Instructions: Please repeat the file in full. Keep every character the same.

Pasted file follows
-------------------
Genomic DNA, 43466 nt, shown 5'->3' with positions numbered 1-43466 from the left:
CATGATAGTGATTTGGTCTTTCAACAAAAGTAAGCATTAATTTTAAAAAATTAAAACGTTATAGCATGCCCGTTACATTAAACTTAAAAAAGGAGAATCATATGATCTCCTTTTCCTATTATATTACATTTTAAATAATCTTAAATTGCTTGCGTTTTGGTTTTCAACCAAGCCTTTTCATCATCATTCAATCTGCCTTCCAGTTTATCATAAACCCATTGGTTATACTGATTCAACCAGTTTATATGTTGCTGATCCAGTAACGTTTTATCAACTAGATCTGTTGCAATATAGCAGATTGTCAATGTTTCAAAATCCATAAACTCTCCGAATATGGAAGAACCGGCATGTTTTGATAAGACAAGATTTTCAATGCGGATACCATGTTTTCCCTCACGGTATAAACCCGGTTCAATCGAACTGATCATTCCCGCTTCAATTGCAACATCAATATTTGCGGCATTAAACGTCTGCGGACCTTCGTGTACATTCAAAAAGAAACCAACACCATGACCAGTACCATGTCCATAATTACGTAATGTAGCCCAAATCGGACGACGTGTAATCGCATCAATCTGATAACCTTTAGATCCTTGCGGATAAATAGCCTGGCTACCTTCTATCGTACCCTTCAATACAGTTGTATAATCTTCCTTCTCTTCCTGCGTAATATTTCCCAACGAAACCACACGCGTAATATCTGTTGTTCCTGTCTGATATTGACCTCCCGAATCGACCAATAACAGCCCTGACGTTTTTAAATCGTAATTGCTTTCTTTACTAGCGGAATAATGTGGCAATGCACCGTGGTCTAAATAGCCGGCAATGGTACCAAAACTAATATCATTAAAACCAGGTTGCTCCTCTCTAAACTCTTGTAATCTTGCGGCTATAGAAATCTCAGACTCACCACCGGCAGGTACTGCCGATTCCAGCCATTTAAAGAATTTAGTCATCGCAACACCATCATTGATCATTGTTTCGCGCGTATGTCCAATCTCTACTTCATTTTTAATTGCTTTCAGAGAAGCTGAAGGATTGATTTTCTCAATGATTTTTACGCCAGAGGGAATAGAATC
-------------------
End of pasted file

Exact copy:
Genomic DNA, 43466 nt, shown 5'->3' with positions numbered 1-43466 from the left:
CATGATAGTGATTTGGTCTTTCAACAAAAGTAAGCATTAATTTTAAAAAATTAAAACGTTATAGCATGCCCGTTACATTAAACTTAAAAAAGGAGAATCATATGATCTCCTTTTCCTATTATATTACATTTTAAATAATCTTAAATTGCTTGCGTTTTGGTTTTCAACCAAGCCTTTTCATCATCATTCAATCTGCCTTCCAGTTTATCATAAACCCATTGGTTATACTGATTCAACCAGTTTATATGTTGCTGATCCAGTAACGTTTTATCAACTAGATCTGTTGCAATATAGCAGATTGTCAATGTTTCAAAATCCATAAACTCTCCGAATATGGAAGAACCGGCATGTTTTGATAAGACAAGATTTTCAATGCGGATACCATGTTTTCCCTCACGGTATAAACCCGGTTCAATCGAACTGATCATTCCCGCTTCAATTGCAACATCAATATTTGCGGCATTAAACGTCTGCGGACCTTCGTGTACATTCAAAAAGAAACCAACACCATGACCAGTACCATGTCCATAATTACGTAATGTAGCCCAAATCGGACGACGTGTAATCGCATCAATCTGATAACCTTTAGATCCTTGCGGATAAATAGCCTGGCTACCTTCTATCGTACCCTTCAATACAGTTGTATAATCTTCCTTCTCTTCCTGCGTAATATTTCCCAACGAAACCACACGCGTAATATCTGTTGTTCCTGTCTGATATTGACCTCCCGAATCGACCAATAACAGCCCTGACGTTTTTAAATCGTAATTGCTTTCTTTACTAGCGGAATAATGTGGCAATGCACCGTGGTCTAAATAGCCGGCAATGGTACCAAAACTAATATCATTAAAACCAGGTTGCTCCTCTCTAAACTCTTGTAATCTTGCGGCTATAGAAATCTCAGACTCACCACCGGCAGGTACTGCCGATTCCAGCCATTTAAAGAATTTAGTCATCGCAACACCATCATTGATCATTGTTTCGCGCGTATGTCCAATCTCTACTTCATTTTTAATTGCTTTCAGAGAAGCTGAAGGATTGATTTTCTCAATGATTTTTACGCCAGAGGGAATAGAATC